Written by Sean Thomas-Breitfeld
A recent article in the Harvard Business Review by a trio of social psychologists raised fresh doubts about whether corporate diversity initiatives really work. To be sure, this isn’t a new concern. Various advocates for civil rights and greater workplace diversity have critiqued many diversity programs as really just “window dressing.” Moreover, legal scholars and other researchers have pointed out cases where diversity programs have actually given companies cover for discrimination against women and people of color.
But the HBR article made a splash in the mainstream press and twittersphere because it put the racial anxieties of white men at the center of the discussion.
The researchers conducted an experiment where young white men interviewed for an entry-level job at a fictional tech firm. Half of the “applicants” reviewed recruitment materials that briefly mentioned “pro-diversity values” but for the other half, the materials made no mention of diversity. According to the researchers, the young white men “interviewing for the pro-diversity company expected more unfair treatment and discrimination … they also performed more poorly in the job interview … and their cardiovascular responses during the interview revealed that they were more stressed.”
Some might doubt that a small cue like a paragraph about valuing diversity could really shake the confidence of white men in a job interview. But the experiment is reminiscent of a body of research on “stereotype threat” that has focused for decades on understanding how negative stereotypes about women and people of color can lead to under-performance. For example, when a group of women engineering majors were told that the results of a math test would reflect their gender, they did substantially worse on the test compared to men in their major. The same held true for Black students. But when women and Black students were told that gender/race would not be a factor, they did just as well on the tests as men/whites. This phenomenon isn’t just about “psyching” ourselves out.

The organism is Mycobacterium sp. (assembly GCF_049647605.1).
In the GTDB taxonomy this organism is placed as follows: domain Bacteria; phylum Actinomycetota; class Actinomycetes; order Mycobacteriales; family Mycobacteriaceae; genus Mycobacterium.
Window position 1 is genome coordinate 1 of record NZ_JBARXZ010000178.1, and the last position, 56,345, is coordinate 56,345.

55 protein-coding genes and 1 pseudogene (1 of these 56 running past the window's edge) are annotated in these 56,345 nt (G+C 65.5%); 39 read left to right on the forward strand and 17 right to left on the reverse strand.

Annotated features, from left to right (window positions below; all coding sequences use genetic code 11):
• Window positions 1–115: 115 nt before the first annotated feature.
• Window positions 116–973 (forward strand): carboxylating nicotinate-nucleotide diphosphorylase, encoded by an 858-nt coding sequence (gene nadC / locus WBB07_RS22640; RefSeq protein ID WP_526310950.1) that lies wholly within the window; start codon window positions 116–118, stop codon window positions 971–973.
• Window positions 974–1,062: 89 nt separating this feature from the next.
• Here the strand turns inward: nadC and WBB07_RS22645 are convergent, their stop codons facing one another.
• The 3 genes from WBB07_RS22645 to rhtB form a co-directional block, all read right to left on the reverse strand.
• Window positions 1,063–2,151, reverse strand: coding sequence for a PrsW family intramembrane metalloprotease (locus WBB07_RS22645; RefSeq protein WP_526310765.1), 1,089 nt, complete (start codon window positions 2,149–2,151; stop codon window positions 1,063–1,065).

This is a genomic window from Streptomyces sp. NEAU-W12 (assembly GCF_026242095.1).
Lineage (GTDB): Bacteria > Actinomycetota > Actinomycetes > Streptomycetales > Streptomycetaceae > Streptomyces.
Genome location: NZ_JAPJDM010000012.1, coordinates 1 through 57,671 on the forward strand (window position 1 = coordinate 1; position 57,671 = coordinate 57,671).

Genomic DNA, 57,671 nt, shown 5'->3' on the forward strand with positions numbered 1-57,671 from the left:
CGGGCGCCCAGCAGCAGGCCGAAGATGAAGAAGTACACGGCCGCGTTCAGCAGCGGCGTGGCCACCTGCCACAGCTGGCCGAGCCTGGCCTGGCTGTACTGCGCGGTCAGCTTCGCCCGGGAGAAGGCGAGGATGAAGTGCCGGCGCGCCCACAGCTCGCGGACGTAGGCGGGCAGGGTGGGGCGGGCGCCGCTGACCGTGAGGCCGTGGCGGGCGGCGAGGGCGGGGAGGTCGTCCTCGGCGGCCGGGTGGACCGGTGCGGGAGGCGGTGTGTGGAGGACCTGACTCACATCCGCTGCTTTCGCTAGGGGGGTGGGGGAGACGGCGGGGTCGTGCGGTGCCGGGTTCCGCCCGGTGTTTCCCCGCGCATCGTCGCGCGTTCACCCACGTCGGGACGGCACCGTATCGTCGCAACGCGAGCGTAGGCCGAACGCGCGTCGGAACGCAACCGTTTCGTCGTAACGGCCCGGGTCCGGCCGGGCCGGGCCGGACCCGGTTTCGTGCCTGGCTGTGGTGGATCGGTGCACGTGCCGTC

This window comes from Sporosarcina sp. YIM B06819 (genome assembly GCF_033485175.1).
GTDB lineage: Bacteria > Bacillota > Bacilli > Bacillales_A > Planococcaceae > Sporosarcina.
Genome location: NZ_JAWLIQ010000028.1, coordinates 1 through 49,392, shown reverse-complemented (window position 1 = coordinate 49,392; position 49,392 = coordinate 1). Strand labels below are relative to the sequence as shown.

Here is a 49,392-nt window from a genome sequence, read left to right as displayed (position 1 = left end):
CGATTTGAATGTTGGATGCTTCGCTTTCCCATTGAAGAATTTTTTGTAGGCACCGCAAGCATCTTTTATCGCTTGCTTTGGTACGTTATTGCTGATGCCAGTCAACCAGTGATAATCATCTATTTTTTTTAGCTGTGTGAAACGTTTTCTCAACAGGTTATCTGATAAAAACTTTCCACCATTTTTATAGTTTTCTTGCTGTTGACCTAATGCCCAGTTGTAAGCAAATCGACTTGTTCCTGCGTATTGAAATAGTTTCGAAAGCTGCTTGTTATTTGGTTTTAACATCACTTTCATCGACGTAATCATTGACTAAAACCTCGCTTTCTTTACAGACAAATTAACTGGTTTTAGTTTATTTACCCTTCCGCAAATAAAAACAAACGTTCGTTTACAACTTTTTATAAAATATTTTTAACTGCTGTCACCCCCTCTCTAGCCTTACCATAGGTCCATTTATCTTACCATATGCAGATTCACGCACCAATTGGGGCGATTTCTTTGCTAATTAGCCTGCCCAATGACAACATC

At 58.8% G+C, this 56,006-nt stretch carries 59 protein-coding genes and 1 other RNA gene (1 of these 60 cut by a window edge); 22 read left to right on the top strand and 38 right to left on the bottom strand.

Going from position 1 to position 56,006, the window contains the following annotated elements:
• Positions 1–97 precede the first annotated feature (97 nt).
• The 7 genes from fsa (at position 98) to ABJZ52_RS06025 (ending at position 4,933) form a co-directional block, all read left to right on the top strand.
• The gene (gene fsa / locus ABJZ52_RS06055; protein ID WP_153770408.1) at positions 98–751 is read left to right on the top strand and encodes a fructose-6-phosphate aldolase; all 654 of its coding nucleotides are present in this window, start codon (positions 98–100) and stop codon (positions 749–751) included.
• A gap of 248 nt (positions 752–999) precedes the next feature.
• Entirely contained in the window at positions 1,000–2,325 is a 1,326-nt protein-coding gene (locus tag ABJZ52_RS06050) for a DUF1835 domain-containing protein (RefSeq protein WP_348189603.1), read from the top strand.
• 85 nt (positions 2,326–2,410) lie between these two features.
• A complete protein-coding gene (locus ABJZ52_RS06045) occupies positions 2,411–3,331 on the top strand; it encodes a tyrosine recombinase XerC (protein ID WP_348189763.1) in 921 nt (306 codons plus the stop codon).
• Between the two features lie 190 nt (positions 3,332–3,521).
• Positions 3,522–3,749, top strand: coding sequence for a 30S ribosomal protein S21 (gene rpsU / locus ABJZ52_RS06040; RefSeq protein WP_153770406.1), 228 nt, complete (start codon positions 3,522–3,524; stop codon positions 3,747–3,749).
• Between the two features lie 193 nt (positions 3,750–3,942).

People’s everyday, lived experiences with racism and sexism mean that their fears about being discriminated against are confirmed over and over again. The research shows that people of color –Black people in particular – regularly experience racial bias at work. Multiple studies have shown that when employers are given otherwise identical resumes, they are much less likely to interview job applicants with “black sounding names,” and that the chance of African American applicants WITHOUT criminal records getting their foot in the door is as low as white applicants WITH criminal records.
If diversity initiatives aren’t working, we need to figure out why and learn how to reduce barriers and discrimination against people of color in our nonprofit workplaces. A 2010 survey by CommonGood Careers of employees of nonprofits found that more than a quarter of the respondents of color reported having left a job “due to lack of diversity and inclusiveness.”
And just as corporate “diversity” seems to trigger the fears of white men, I am sure I’m not the only one to have heard white colleagues in the nonprofit sector express worries about whether they will receive fair treatment because of their perception that organizations in our sector value diversity. We need to learn from organizations in our sector that are truly inclusive where diverse teams of women and people of color and white men work together. Maybe one way to counter the perception that opportunity is a zero-sum game, is to lift up those positive stories. It’s something we have to figure out – and soon.